TUNEL analysis.

TUNEL analysis on tissue sections was performed by first permeabilizing the tissue with permeabilization solution (0.1% Triton X-100, 0.1% sodium citrate) for 2 min on ice. Following permeabilization, the slides were washed with PBS and the TUNEL reaction was done using the fluorescein in situ cell death detection kit (Roche, Germany). Slides were viewed and analyzed using the microscope and image analysis software detailed above.

FACS analysis.

Dissociated cells were washed twice in PBS. Cells were then resuspended in 500 μl of ice-cold PBS and fixed with 5 ml of cold ethanol, which was added drop by drop while vortexing the mixture. Fixed cells were counted, and 2.5 × 105 cells were added to a 1.5-ml Eppendorf tube in which they were washed twice with PBS. TUNEL analysis was done with the in situ cell death detection kit (Roche, Germany). DNA in apoptotic nuclei incorporated fluorescein-labeled nucleotides and was analyzed by FACS (excitation, 488 nm; emission, 560 nm) at the Wistar Institute Flow Cytometry Facility.

Trigeminal ganglion neurons were disassociated and fixed as described above. Cells were counted and stained for CD8 using a phycoerythrin (PE)-conjugated anti-mouse CD8a monoclonal antibody (BD Pharmingen) at a dilution of 1:250 in FACS buffer (1× PBS, 1% bovine serum albumin). Cells were incubated on ice for 1 h and washed three times in FACS buffer.


C57BL/6 mice were infected with the HSV-1 LAT-null mutant 17 N/H and its parent virus, 17+. The deletion spans from the NotI site 5′ of the LAT promoter (118443) to the HpaI site halfway into the 2-kb LAT intron (120463) (Fig. (Fig.1c).1c). A 400-bp piece of λ DNA was inserted into this deleted site (5). Because essential promoter elements were deleted, no LATs are made. Apoptosis experiments were also performed on 17ΔSty-infected trigeminal ganglia. 17ΔSty contains a 370-bp (11880 to 119250) deletion in exon 1 (Fig. (Fig.1d)1d) (26). This deletion removes just over half of the exon 1 sequence.

Following corneal scarification and infection with HSV-1 (2 × 104 PFU/eye), mice were sacrificed at 7, 15, and 30 days postinfection. Initial experiments were focused on the effect of LAT on apoptosis of neurons during latency. Since 30 days postinfection is widely accepted as a point in time by which latency has been established, the trigeminal ganglia of mice from this time point were used for our apoptosis studies. In situ hybridization for the LAT was performed using a riboprobe directed against the HSV-1 LAT intron (see Materials and Methods). In Fig. Fig.2a,2a, there are 2 LAT-positive neurons in a section of 17+-infected trigeminal ganglia. The TUNEL assay done on the same section shows a number of apoptotic nuclei (Fig. (Fig.2b).2b). Careful visual inspection shows that none of the apoptotic nuclei colocalized with trigeminal ganglion neurons. Because the probe that was used is located in the deletion found in 17 N/H, no LAT signal is seen in 17 N/H sections (Fig. (Fig.2c).2c). The TUNEL assay on the same section shows a large number of apoptotic nuclei as seen with 17+-infected trigeminal ganglia. A more careful and thorough survey of 17 N/H sections reveals apoptotic neurons. Figure Figure3a3a shows phase pictures of a 17 N/H-infected section with a well-defined neuronal cell body (see also Fig. Fig.9a).9a). The TUNEL assay done on the same section clearly shows an apoptotic nucleus in that neuron (Fig. (Fig.3b;3b; see Fig. Fig.9c).9c). Mock-infected trigeminal ganglia had no apoptotic cells when subjected to TUNEL assay (data not shown).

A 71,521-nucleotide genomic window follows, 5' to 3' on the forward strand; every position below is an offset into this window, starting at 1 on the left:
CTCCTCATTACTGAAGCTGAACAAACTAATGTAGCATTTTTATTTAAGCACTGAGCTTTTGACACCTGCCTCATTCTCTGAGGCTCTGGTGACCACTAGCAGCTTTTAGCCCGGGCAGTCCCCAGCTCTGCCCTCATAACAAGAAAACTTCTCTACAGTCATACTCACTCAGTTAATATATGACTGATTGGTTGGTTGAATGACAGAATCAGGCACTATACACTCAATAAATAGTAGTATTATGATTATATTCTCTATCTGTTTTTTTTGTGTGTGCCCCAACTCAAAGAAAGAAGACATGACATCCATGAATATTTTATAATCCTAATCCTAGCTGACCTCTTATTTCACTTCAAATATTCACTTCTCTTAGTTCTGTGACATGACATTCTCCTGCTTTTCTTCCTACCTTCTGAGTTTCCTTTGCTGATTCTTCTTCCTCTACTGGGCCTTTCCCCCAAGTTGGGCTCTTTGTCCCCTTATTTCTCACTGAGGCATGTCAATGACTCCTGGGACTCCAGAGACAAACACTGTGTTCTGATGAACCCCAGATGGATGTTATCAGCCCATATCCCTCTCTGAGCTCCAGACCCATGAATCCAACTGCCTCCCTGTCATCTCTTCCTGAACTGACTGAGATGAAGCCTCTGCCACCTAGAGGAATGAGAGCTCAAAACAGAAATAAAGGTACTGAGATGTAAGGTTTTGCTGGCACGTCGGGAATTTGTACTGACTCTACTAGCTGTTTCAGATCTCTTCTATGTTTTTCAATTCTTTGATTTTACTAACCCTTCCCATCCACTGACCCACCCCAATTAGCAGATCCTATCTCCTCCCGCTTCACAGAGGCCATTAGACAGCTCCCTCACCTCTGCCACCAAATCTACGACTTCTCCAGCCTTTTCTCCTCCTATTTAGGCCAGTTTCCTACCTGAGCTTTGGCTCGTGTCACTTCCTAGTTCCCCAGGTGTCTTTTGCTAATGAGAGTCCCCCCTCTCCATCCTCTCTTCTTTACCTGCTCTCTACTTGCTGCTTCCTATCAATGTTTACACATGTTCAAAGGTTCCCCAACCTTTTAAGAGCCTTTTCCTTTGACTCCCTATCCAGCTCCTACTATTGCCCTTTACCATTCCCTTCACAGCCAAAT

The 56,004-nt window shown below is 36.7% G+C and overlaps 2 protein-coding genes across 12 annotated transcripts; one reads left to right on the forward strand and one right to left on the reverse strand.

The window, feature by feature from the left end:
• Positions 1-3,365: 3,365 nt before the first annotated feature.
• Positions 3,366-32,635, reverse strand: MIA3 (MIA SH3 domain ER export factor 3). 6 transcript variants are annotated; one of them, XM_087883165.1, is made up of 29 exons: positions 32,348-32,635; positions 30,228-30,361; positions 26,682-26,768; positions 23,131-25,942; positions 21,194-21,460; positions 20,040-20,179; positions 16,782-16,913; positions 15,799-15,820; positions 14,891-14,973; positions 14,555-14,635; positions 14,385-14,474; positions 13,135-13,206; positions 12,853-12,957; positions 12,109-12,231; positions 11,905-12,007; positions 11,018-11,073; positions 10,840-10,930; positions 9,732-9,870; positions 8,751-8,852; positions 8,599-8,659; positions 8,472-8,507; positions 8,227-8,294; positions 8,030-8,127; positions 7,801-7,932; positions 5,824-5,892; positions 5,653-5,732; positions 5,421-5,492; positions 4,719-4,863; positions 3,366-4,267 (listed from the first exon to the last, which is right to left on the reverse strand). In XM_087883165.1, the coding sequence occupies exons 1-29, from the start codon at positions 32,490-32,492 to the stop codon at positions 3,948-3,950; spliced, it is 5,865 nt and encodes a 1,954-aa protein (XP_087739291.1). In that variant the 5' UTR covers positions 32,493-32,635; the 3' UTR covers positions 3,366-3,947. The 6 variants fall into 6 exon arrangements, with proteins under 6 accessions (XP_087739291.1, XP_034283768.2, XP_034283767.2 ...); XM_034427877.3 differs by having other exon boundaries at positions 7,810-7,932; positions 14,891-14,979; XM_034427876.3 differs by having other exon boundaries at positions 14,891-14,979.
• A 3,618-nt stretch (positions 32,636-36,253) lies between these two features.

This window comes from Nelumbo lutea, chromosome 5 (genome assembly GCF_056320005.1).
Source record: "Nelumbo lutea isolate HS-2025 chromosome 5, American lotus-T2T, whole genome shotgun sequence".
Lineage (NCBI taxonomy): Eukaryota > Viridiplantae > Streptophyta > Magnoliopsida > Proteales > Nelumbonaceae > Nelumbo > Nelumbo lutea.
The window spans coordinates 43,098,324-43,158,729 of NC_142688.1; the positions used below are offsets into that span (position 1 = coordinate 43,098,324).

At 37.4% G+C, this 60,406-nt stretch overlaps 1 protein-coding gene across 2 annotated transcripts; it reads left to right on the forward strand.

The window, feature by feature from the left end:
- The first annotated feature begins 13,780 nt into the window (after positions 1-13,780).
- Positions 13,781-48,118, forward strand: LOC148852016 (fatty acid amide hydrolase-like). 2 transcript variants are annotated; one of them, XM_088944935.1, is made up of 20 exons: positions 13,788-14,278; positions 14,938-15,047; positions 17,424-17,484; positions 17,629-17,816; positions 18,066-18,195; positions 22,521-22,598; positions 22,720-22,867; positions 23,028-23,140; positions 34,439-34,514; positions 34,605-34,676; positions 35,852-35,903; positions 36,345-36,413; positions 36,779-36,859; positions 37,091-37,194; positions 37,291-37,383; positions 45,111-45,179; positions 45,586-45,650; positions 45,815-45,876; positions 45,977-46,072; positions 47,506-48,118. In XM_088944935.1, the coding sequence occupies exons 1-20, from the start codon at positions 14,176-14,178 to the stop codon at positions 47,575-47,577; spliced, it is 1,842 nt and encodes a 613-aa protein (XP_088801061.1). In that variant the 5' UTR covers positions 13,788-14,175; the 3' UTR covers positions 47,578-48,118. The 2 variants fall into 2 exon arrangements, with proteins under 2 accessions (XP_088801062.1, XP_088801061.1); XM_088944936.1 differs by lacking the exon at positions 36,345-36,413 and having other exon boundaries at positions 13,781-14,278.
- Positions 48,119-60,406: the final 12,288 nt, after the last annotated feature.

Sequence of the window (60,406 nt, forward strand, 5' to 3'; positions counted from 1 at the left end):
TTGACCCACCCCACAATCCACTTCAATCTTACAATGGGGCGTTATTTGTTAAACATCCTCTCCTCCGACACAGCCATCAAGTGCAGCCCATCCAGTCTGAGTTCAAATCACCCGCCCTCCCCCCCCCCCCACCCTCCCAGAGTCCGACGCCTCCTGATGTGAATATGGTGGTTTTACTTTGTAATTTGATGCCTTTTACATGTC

FIG. 2.
Detection of LAT expression and apoptosis in 17+- and 17 N/H-infected trigeminal ganglia. BALB/c mice were infected with 17+ (A, B) and 17 N/H (C, D). At 30 days postinfection, mice were sacrificed, trigeminal ganglia were extracted and ...
FIG. 3.
Detection of apoptotic neurons in 17 N/H-infected trigeminal ganglia. Trigeminal ganglia were explanted 30 days postinfection from 17 N/H-infected BALB/c mice. Neuronal apoptosis was detected using the fluorescein in situ cell death detection kit (Roche). ...
FIG. 9.
Localization of CD8+ T cells and apoptosis in 17 N/H-infected trigeminal ganglia. BALB/c mice were infected by corneal scarification with 2.5 × 104 PFU of 17 N/H virus in each eye. At 30 days postinfection, mice were sacrificed and trigeminal ...